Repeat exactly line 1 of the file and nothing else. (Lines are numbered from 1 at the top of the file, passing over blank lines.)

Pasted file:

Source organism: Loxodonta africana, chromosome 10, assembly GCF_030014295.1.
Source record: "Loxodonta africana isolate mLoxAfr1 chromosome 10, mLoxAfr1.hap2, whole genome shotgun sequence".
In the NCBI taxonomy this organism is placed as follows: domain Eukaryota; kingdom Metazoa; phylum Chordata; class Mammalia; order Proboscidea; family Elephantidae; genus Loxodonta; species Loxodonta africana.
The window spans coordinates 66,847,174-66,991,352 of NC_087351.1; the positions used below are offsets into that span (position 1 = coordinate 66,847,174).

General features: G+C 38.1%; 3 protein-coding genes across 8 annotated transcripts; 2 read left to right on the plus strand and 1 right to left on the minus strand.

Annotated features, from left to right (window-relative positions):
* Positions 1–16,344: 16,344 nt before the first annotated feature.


Source organism: Loxodonta africana, chromosome 10, assembly GCF_030014295.1.